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Stability of $Q^{\ast } H Q$.

The deflating orthogonal transformation construction shown in Algorithm 7.8 is clearly stable (i.e., componentwise relatively accurate representation of the transformation one would obtain in exact arithmetic). There is no question that the similarity transformation $Q^* H Q$ numerically preserves the eigenvalues of $H$. However, there is a serious question about how well these transformations perform numerically in preserving Hessenberg form during purging. A modification to the basic algorithm is needed to assure that if $y^*H = \theta y^*$, then $H_+ \equiv Q^* H Q$ is numerically Hessenberg (i.e., that the entries below the subdiagonal are all tiny relative to $\Vert H \Vert$).

The fact that $ H_+ = Q^* H Q$ is Hessenberg depends upon the term $g y^* H R $ vanishing in the expression

Q^* H Q = L^*HR + g y^*H R + \theta e_1 e_1^*.

However, on closer examination, we see that

e_1^* Q = e_1^* L + (e_1^* y) g^* = \eta_1 g^*,

where $\eta_1$ is the first component of $y$. Therefore, || g || = 1| _1 |,

so there may be numerical difficulty when the first component of $y$ is small. To be specific, $y^*H = \theta y^*$ and thus $ y^* H R = 0 $ in exact arithmetic. However, in finite precision, the computed $fl(y^* H) = \theta y^* + z^*$. The error $z$ will be on the order of $\epsilon_M$ relative to $\Vert H \Vert$, but

\Vert g y^*H R \Vert = \Vert g\Vert \cdot \Vert z^* R \Vert =
\frac{1}{\vert \eta_1 \vert} \Vert z^* R \Vert,

so this term may be quite large. It may be as large as order $O(1)$ if $\eta_1 = O(\epsilon_M)$. This is of serious concern and will occur in practice without the modification we now propose.

The remedy is to introduce a step-by-step acceptable perturbation and rescaling of the vector $y$ to simultaneously force the conditions

Q^* y = e_1 \ \ \mbox{and}
\ \ y^* H Q = \theta e_1^*

to hold with sufficient accuracy in finite precision. To accomplish this, we shall devise a scheme to achieve

y^* H q_j = 0 \ \ \mbox{for} \ \ j > 1

numerically. As shown in [420], this modification is sufficient to establish $ q_i^* H q_j = 0$ numerically, relative to $\Vert H \Vert$ for $ i > j + 1$.

The basic idea is as follows: If, at the $j$th step, the computed quantity $fl(y^* H q_j )$ is not sufficiently small, then it is adjusted to be small enough by scaling the vector $y_j$ with a number $\phi$ and the component $ \eta_{j+1}$ with a number $\psi$. With this rescaling just prior to the computation of $q_{j+1}$, we then have $y_j \leftarrow y_j \phi$ and $\hat{y}_j \leftarrow \hat{y}_j \psi$, where $y^* = [ y_j^* , \hat{y}_j^*]$. Certainly, $\Vert y \Vert $ should not be altered with this scaling and this is therefore required. This gives the following system of equations to determine $\phi$ and $\psi$: if $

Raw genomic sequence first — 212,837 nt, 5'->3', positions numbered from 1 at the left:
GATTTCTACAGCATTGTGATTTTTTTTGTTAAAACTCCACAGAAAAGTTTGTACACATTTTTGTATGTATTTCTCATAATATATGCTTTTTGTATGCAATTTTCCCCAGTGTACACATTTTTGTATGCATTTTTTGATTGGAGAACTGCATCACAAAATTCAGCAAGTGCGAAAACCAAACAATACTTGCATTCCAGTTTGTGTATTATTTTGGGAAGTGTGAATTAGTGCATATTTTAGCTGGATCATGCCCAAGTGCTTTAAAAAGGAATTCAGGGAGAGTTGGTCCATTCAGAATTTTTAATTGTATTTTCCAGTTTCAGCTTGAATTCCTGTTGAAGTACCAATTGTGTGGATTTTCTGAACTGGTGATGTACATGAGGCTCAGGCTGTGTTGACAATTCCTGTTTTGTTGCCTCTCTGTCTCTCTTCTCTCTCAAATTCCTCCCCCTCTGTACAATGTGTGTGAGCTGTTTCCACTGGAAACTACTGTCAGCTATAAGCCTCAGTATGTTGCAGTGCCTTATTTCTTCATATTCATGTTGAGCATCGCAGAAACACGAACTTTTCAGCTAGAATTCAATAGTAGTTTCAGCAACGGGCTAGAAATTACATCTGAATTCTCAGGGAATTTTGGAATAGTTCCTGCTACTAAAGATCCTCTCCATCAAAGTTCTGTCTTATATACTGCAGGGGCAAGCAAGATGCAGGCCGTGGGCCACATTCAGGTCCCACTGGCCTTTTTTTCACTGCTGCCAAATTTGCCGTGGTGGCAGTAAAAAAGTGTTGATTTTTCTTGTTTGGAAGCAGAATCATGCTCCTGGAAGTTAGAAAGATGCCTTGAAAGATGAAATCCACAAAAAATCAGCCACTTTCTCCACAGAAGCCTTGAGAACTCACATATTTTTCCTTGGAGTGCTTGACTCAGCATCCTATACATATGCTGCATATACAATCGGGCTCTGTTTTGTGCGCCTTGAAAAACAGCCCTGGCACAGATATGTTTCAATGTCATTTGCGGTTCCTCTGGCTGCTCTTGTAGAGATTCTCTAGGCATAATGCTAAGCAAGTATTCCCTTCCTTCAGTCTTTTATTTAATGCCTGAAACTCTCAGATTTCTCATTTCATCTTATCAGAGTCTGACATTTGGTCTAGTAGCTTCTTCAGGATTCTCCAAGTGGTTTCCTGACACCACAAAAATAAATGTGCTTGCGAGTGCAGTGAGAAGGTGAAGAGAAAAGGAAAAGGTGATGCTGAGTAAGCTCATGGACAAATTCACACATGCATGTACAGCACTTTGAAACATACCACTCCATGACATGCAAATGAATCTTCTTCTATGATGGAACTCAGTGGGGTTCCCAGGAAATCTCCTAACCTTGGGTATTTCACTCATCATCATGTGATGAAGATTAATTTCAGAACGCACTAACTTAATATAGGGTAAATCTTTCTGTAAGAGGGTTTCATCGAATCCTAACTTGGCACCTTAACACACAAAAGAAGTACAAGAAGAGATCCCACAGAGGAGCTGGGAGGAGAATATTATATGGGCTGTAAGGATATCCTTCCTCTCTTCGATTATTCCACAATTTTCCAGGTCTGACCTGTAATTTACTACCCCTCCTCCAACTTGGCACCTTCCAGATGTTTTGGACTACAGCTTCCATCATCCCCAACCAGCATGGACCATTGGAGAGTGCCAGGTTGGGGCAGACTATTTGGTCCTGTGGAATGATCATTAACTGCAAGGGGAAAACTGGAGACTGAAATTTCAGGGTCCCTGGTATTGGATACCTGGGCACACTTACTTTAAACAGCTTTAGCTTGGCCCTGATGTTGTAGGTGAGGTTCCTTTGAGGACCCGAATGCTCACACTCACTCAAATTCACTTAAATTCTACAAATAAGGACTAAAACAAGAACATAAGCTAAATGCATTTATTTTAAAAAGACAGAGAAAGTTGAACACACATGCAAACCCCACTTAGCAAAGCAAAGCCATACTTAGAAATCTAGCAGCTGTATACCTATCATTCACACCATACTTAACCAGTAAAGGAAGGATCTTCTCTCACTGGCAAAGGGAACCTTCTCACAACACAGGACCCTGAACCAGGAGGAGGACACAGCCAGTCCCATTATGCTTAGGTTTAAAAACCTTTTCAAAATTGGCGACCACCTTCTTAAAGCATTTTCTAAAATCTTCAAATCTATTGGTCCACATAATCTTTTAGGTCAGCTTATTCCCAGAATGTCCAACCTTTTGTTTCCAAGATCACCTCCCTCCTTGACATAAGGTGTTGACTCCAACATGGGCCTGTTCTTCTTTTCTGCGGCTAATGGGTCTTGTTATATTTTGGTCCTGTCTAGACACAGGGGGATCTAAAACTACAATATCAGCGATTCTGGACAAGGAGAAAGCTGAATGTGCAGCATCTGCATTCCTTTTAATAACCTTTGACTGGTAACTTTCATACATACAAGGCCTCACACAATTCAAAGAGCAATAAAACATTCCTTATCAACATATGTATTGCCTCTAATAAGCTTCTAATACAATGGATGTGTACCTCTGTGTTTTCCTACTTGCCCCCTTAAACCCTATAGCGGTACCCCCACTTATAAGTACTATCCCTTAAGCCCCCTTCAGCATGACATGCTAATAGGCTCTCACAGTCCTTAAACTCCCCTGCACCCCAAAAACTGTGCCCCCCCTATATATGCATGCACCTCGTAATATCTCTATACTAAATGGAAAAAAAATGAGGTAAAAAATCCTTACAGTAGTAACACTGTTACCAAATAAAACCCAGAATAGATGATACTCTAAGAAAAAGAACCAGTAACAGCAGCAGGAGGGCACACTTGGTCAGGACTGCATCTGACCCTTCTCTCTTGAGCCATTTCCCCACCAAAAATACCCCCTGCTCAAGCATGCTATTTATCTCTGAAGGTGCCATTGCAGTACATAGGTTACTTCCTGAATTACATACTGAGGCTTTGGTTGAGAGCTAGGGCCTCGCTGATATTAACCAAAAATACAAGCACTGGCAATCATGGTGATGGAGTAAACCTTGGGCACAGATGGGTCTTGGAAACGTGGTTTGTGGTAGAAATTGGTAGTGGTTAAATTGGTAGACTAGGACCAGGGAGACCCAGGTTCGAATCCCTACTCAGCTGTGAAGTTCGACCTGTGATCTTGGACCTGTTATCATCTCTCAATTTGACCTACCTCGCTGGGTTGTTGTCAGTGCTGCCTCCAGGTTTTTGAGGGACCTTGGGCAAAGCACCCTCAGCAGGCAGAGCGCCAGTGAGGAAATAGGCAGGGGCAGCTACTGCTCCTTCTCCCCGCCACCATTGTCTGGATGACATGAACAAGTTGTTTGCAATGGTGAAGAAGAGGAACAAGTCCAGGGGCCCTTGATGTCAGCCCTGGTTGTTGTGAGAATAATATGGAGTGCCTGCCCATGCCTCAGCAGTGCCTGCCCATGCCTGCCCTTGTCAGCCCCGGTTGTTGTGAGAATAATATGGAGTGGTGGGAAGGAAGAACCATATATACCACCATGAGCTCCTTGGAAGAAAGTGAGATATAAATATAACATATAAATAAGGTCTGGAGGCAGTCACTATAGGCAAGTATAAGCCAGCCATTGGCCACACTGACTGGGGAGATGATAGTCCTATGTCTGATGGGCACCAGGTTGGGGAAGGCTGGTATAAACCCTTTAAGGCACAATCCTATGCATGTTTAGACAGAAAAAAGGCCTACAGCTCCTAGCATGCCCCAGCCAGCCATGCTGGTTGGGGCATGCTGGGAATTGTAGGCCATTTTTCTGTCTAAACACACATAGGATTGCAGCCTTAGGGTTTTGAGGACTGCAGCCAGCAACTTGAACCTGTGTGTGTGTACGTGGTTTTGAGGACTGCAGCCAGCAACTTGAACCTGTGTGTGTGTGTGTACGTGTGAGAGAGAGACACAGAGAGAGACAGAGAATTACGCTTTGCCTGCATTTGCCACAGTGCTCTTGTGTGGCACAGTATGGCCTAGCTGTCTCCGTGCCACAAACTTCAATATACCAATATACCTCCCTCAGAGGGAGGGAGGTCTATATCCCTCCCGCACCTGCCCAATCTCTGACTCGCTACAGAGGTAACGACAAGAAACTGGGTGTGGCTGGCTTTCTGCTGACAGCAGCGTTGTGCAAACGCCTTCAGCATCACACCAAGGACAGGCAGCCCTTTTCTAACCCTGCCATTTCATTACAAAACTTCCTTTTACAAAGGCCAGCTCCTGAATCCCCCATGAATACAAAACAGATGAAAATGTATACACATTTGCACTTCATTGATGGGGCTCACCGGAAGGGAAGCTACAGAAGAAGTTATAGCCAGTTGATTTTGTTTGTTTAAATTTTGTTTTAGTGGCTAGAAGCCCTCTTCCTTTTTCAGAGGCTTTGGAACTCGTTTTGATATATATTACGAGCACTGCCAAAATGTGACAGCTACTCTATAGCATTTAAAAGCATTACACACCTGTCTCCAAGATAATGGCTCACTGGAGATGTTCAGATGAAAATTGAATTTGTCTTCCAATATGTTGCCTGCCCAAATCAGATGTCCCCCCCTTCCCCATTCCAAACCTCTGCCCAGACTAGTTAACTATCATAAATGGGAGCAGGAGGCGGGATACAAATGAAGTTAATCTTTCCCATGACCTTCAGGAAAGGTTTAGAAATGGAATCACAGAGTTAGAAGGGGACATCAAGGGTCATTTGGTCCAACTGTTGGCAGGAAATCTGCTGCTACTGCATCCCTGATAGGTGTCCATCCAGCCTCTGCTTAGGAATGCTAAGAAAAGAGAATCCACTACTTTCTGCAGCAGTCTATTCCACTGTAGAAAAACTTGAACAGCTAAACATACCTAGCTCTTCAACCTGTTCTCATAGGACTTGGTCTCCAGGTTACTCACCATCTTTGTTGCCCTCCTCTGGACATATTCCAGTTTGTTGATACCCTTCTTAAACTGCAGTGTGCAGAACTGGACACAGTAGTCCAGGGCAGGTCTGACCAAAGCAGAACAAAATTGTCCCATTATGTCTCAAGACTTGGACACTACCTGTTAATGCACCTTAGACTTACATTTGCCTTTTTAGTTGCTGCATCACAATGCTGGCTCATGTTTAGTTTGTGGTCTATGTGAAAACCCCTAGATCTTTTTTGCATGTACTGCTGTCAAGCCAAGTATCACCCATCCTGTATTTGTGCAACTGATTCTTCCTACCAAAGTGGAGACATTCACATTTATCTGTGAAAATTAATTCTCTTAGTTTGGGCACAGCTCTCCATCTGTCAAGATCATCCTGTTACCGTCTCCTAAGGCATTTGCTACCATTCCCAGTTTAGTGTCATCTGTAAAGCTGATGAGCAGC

\vert y_j^* H_j \hat{q}_j + \rho_j \beta_j \eta_{j+1} \vert >
\epsilon_M \tau_{j+1}$, (_j )^2 + (1 - _j^2)^2 &=& 1,
y_j^* H_j q_j + _j _j _j+1 &=& _M _j+1. If $\rho_j$ is on the order of $\sqrt{\epsilon_M}$, then the scaling may be absorbed into $\rho_j$ without alteration of $y$ and also without effecting the numerical orthogonality of $Q$. When $y$ is modified, it turns out that none of the previously computed $q_i$, $2 \le i < j$, need to be altered. After step $j$, the vector $y_j$ is simply rescaled in subsequent steps, and the formulas defining $q_i , \ \ 2 \le i \le j$, are invariant with respect to scaling of $y_j$. For complete detail, one should consult  [420].

The code shown in Algorithm 7.9 implements this scheme to compute an acceptable $Q$.[*]In practice, this transformation may be computed and applied in place to obtain $H := Q^* H Q$ and $V := VQ$ without storing $Q$. However, that implementation is quite subtle and the construction of $Q$ is obscured by the details required to avoid creating additional storage. This code departs slightly from the above description since the vector $y$ is rescaled to have unit norm only after all of the columns $2$ to $n$ have been determined.

{Stable Orthogonal Deflating Transformation for IRAM
...for} \\
{\rm (33)} \> $Q(:,1) = y/\Vert y \Vert $\end{tabbing}}

There are several implementation issues.

The perturbation shown here avoids problems with exact zero initial entries in the eigenvector $y$. In theory, this should not happen when $H$ is unreduced but it may happen numerically when a diagonal entry of $H$ is small but not zero. There is a cleaner implementation possible that does not modify zero entries. This is the simplest (and crudest) correction.

As soon as $\tau_j = \Vert y_j\Vert$ is sufficiently large, there is no need for any further corrections. Deleting this if-clause reverts to the unmodified calculation of $Q$ shown in Algorithm 7.8.

This shows one of several possibilities for modifying $y$ to achieve the desired goal of numerically tiny elements below the subdiagonal of $Q^* H Q$. More sophisticated strategies would absorb as much of the scaling as possible into the diagonal element $ Q(j,j) = \rho$. Here, the branch that does scale $\rho$ instead of $y$ is designed so that $\mbox{fl}(1 + (\rho \psi)^2) = \mbox{fl}(1 + \rho^2) = 1 $.

next up previous contents index
Next: Locking and Purging in Up: Orthogonal Deflating Transformation Previous: Purging .   Contents   Index
Susan Blackford 2000-11-20